Post lockdown, I like many have been desperate to get out of Melbourne. I floated the idea with my wife Lauren of the two of us camping at Ritchies Hut on the Howqua. I think some hospital work stress combined with decision fatigue played in my favour and she agreed. For her, I don’t think there was much concern where we went, it was just important we went.
Camping is rarely stress-free and so to make life easy, I planned just the one night camping on the Howqua, and then one night at Merrijig in the hope a fish on the Delatite might round out our adventure. It’s a two hour walk to Ritchies Hut on the Howqua, and so going for just a night means there’s space in the pack for a bottle of wine, plus some less campy food. Important additions when you’re with a non-fishing companion.
I’ve wanted to retrace the steps of Rob Sitch and Tom Gleisner’s A River Somewhere episode for as long as I can remember, and so to get Lauren up to speed, I suggested she watch it before we jumped in the car Tuesday morning. To my delight, the Howqua appreciation screening worked a treat and Lauren began to show genuine excitement.
Bags packed to the brim, we hit the road. After a short pitstop in Mansfield, we were soon at the 8 mile on the Howqua. There had been a decent dump of rain a few days earlier and so the river was high but still crystal clear. I was peaking, but trying to contain my excitement. I didn’t want to turn our well-earned post-lockdown getaway into a full-blown ‘can’t think about anything outside fishing’ fishing trip.
It was less than 20 steps before we saw our first black snake and so my focus shifted slightly from fishing, towards making sure there were no casualties before we got to camp. Truth be told, Lauren handled the next 9 snake sightings far better than myself. It seems that hot weather straight after rain gets the snakes quite active!
When we got to camp we had quick look around Ritchies Hut, which has been beautifully restored and is well cared for by its frequent guests. Fortunately, we had the place to ourselves, which I suspect is rare given its popularity amongst bushwalkers and student groups. We set up camp and I strung up the rod.
We made our way down to the pool just up from the hut. Second cast with nymph under dry and I was into a fish. Perfect start. Lauren and I continued upstream and caught several more. We wet-waded and Lauren’s hiking boots offered zero grip on the slippery rocks as we struggled our way upstream. In hindsight, I really should have got her some wading boots for the trip, but I guess I’d envisioned going off on my own for the actual fishing (as I had done on several trips with Lauren before). It seemed the A River Somewhere screening had made quite the impression! So much so, she even asked for the rod to give it a go. Despite some bloody awful teaching, the fishing was so hot that she soon hooked and lost a nice brown (see video below). It was time to head back to camp as hunger had set in, coupled with the realisation of how far upstream we’d gone. (Lauren’s first taste of ‘What’s around the next bend?’ syndrome.)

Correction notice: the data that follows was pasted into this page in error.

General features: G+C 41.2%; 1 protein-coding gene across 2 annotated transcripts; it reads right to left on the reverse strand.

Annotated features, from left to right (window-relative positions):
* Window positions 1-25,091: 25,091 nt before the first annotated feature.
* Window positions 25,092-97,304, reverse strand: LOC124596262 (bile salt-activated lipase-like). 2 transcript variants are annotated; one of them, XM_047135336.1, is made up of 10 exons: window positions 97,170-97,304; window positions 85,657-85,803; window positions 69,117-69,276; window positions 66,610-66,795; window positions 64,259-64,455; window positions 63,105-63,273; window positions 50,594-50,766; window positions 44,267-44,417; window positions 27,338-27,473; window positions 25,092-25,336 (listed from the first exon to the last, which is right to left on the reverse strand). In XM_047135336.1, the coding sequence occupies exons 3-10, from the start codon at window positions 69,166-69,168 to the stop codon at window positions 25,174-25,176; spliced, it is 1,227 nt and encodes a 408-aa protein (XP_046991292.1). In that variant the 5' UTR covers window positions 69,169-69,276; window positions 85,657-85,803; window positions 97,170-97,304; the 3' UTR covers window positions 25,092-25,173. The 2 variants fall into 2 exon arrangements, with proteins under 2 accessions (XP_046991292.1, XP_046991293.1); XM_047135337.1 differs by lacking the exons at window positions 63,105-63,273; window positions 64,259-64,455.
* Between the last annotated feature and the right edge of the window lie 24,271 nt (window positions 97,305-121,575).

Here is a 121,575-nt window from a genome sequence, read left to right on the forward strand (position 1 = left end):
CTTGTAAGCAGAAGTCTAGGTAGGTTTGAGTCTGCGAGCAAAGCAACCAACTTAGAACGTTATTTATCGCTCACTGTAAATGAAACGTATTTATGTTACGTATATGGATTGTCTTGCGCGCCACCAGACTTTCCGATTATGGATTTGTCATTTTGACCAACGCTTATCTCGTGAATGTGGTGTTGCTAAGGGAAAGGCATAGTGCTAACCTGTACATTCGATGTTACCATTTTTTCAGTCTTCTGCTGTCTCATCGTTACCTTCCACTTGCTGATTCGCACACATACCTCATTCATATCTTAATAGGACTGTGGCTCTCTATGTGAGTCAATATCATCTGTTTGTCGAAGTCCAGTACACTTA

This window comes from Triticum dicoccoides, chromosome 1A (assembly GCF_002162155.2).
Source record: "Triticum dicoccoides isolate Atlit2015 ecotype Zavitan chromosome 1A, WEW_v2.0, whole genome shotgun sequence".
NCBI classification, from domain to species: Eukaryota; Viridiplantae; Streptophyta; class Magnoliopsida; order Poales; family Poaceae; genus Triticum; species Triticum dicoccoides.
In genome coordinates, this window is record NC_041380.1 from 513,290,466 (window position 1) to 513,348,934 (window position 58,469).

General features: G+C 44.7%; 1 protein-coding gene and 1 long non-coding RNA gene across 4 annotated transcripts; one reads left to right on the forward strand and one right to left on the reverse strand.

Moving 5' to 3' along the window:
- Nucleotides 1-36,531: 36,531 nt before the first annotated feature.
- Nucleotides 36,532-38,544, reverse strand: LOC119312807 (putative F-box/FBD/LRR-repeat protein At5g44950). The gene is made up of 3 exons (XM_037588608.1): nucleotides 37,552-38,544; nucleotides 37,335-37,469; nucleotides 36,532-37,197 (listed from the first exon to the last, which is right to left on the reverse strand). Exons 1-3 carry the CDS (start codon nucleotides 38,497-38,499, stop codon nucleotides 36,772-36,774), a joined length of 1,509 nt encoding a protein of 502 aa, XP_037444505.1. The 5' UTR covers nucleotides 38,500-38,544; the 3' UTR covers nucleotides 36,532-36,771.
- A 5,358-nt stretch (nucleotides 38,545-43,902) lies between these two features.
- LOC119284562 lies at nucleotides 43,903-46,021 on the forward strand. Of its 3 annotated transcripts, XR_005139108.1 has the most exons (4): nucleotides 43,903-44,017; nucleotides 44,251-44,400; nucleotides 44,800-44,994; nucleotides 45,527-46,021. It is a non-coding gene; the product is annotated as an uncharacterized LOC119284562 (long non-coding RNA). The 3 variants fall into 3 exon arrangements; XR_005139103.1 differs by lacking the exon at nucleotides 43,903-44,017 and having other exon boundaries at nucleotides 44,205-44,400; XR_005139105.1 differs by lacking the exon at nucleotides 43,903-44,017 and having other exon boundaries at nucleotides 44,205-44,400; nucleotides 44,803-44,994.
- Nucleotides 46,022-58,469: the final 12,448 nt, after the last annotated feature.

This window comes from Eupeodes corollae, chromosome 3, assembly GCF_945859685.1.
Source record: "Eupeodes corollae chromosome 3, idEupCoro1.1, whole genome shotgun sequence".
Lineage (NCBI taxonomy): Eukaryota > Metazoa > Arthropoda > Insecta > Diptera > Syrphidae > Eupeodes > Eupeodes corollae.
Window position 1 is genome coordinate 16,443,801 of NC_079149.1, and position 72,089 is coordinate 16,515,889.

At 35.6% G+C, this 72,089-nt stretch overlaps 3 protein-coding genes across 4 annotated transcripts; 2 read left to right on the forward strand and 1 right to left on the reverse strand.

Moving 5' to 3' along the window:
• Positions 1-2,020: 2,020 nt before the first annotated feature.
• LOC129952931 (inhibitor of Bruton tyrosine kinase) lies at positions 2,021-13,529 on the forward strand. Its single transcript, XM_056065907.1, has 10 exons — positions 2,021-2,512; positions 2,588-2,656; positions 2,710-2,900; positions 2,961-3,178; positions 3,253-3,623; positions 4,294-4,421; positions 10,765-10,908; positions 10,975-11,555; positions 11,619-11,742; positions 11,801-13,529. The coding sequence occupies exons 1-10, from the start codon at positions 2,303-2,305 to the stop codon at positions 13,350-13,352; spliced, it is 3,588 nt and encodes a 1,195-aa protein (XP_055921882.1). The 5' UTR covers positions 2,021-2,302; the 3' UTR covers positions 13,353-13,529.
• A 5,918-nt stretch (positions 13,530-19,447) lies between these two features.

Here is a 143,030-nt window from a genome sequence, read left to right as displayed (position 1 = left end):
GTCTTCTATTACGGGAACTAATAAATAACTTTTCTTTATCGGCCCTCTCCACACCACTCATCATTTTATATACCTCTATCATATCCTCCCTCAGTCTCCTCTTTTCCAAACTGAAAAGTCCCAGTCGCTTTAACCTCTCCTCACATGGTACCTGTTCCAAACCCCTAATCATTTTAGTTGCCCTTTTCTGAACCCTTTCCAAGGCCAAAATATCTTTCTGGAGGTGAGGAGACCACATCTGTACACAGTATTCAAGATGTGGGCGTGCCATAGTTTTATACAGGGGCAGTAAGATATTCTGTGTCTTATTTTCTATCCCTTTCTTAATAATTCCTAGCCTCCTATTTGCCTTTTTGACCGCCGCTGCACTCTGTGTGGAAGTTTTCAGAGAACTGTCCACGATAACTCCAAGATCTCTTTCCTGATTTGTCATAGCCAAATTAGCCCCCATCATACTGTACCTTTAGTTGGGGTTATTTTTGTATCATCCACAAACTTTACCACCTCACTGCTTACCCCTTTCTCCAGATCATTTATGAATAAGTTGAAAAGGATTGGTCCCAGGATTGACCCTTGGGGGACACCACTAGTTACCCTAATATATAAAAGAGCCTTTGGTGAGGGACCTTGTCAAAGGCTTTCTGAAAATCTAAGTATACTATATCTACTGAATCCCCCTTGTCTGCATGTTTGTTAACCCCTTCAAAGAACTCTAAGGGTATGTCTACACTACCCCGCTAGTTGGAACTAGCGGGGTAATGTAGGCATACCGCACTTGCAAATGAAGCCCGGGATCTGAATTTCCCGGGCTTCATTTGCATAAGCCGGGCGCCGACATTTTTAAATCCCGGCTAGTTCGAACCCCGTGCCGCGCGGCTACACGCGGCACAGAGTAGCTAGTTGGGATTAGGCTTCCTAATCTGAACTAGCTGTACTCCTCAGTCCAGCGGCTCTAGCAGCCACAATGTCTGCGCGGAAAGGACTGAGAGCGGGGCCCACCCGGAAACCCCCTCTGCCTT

The next day we walked the track upstream to where the 16 mile jeep track hits the river. I had hoped the walking track might come close enough to the river that we’d be able to fish the way up a bit, but the river proved virtually inaccessible because of the steep descent from the track to reach it, plus blackberries. When we got to the jeep track we made our way downstream and fished our way back up. In contrast to the day before, the dry fly was in favor. I clipped the nymph off and Lauren had another go, this time managing to land her first fish on fly, a pretty little rainbow.
We walked back to camp and made a hearty lunch which got us fuelled up for the hike to the car at 8 mile. On the walk back, we encountered a spin fisherman and I’m sure the little fishing I did on the walk out was in secondhand water. Despite that, I still caught a few and polaroided some crackers which I stupidly rushed and spooked.
All in all, the Howqua was bloody magnificent. And while there’s no doubt the water between 8 mile and Ritchies does see some anglers, there’s more than enough water which would rarely see traffic. Those willing to put the time in on the more remote stretches will surely do well.
At the car it was nice to get packs off, retrieve a cold beer from the Yeti and start making our way to the accommodation in Merrijig.
The next day, I’d planned to walk and fish the Delatite track from Mirimbah to Buller. We parked at the playground and started there. Thinking the park area would see more than its fair share of swimmers and spin fishers, we were walking pretty briskly through when I noticed a shape move through the water column. I stopped and identified it as definitely a trout, crept into position, made the cast, and soon had a lovely brown to hand. Sight fishing is like a drug to me regardless of fish size, and I was absolutely buzzing after that.
We walked and fished our way upstream and the fishing was ridiculously good. Every decent drift rewarded. Every likely spot holding a fish or two. All fish happy to take the dry. The sun was out and we were able to spot more than a few. Even though the trout were small, it was champagne flyfishing on a 4 weight and so much fun.
Lauren had a great time. Is she a flyfisher now? Probably not, but at least she can see why I enjoy it so much. She made the comment about how nice it is to stand in the water and wade upstream. It gives a perspective on your surroundings that a hiking trail simply can’t match.
After such a tumultuous 2020, in just three days immersed in nature, we both felt happier for it. Physically tired perhaps, yet there is no better medicine than flyfishing for mental fatigue.